By 1880 the disease had destroyed 2 million acres of vineyards in France alone. French viticulturalist Pierre Viala was sent to the U.S. on a fact-finding mission. After reviewing grapes on the eastern and western seaboard, Viala visited Volney --who he had been corresponding with for years and new of his ground breaking research. In the end, Viala specified three species -- Vitis berlanderi, Plancon; V.cinerea, Engleman; and V. cordifolia, Michaux -- all Texan species recommended by Volney. Thousands of of vines where shipped overseas and after some trail and error in grafting combinations in France, the battle with phylloxera came to a stalemate. The French vineyards were replenished, as were other countries, but the disease still continues to be a 'controlled' problem around the world.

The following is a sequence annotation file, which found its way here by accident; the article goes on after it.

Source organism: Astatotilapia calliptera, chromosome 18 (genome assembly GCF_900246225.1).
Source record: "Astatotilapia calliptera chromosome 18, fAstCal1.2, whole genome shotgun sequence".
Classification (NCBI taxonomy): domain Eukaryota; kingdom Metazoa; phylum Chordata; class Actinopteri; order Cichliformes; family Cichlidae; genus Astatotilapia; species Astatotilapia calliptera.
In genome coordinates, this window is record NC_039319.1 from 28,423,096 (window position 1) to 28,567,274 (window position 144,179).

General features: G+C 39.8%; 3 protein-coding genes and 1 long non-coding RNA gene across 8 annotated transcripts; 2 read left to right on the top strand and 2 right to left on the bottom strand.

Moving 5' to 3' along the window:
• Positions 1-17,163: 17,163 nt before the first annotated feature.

At the urging of Viala, the French government awarded Volney the Chevaliers du Merite Agricole in the Legion of Honor in 1888.


  An Extraordinary Life

In 1900 a hurricane struck Galveston, killing an estimated 10,000. In 1906, the year of the great San Fransico earthquake, Volney published a booklet on his personal beliefs titled, 'The New Revelation,' under the pseudonym of Theophilus Philosophus. The New Revelation represents Volney's dillema -- his struggle with the concept of God, religion and the claim that Jesus of Nazareth was the begotten son of God. This was a struggle that began as a student in Kentucky A&M, where he he totally embraced knowledge and science -- almost making it a kind of God.